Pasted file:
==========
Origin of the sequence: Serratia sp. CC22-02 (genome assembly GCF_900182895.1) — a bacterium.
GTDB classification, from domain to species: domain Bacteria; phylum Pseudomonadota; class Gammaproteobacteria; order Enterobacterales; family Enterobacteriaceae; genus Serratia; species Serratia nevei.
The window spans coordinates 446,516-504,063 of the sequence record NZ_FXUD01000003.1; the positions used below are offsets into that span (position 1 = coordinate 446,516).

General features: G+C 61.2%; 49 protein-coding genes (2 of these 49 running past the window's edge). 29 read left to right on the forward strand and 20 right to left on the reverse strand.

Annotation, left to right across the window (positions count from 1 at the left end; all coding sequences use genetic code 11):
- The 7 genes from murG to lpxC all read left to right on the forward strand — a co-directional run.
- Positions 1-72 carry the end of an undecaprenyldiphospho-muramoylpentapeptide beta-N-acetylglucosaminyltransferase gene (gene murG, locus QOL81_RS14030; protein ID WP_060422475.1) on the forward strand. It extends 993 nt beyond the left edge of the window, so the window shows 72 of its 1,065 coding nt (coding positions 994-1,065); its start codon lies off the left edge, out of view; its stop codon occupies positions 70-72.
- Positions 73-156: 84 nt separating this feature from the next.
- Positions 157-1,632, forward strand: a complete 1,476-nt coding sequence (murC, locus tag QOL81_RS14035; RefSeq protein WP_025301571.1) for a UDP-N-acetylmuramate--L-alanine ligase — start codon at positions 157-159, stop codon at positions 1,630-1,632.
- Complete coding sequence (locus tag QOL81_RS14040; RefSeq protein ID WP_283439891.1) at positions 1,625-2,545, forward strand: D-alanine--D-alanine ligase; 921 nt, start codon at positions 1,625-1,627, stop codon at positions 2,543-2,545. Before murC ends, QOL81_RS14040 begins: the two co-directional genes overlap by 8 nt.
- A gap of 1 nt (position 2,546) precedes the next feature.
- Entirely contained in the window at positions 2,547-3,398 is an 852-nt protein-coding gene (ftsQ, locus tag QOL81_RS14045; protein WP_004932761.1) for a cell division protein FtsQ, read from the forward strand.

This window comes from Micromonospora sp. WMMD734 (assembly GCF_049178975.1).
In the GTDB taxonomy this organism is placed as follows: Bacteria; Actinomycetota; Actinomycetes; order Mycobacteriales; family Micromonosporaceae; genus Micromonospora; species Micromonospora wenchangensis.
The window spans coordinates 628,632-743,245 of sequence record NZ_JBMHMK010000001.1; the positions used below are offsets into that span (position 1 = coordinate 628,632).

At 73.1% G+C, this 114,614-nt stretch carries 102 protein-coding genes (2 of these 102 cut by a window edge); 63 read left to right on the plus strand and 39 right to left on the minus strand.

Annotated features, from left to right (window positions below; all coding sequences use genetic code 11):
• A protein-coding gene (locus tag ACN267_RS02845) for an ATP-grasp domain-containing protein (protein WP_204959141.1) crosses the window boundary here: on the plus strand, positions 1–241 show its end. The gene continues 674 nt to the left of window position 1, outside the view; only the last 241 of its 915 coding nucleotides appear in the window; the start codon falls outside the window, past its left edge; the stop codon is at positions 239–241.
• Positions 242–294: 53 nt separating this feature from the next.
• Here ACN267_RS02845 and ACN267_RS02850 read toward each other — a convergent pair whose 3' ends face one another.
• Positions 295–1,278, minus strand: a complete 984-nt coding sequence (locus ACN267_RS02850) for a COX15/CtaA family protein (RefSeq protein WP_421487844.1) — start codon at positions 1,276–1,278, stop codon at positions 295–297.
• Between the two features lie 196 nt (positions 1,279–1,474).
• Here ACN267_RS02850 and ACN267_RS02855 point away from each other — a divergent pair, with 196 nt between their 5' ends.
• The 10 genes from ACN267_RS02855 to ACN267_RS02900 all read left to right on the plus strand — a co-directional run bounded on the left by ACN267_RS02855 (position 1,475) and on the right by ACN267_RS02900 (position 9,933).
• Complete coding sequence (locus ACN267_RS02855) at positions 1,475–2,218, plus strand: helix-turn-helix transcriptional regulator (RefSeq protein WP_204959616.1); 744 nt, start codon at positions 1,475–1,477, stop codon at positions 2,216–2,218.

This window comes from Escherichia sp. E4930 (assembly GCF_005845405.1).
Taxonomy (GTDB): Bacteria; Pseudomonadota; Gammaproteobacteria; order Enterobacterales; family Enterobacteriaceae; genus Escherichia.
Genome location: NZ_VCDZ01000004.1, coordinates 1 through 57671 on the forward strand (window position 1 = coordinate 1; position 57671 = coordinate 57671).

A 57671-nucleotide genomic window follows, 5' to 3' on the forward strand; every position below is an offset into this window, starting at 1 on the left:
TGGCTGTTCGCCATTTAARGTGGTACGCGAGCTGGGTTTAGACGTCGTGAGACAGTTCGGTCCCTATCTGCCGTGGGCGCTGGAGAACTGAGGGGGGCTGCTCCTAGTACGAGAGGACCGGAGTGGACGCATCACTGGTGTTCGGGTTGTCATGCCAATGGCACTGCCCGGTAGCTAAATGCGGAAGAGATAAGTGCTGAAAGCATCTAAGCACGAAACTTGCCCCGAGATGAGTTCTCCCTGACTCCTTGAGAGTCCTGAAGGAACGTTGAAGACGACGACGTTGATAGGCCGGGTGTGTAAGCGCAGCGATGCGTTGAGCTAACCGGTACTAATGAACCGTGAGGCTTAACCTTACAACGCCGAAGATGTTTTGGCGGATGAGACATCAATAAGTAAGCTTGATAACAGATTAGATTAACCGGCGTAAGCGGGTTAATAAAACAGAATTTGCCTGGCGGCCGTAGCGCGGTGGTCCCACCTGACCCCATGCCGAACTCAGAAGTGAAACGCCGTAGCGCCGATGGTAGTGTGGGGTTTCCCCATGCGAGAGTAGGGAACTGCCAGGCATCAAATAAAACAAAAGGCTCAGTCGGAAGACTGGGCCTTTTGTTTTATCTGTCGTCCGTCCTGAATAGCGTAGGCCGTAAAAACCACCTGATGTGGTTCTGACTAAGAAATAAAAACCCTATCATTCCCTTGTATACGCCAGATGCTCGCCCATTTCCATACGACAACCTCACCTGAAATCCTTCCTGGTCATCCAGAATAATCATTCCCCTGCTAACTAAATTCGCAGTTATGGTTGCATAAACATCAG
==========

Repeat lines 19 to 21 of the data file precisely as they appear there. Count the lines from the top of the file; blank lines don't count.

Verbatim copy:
• Positions 242–294: 53 nt separating this feature from the next.
• Here ACN267_RS02845 and ACN267_RS02850 read toward each other — a convergent pair whose 3' ends face one another.
• Positions 295–1,278, minus strand: a complete 984-nt coding sequence (locus ACN267_RS02850) for a COX15/CtaA family protein (RefSeq protein WP_421487844.1) — start codon at positions 1,276–1,278, stop codon at positions 295–297.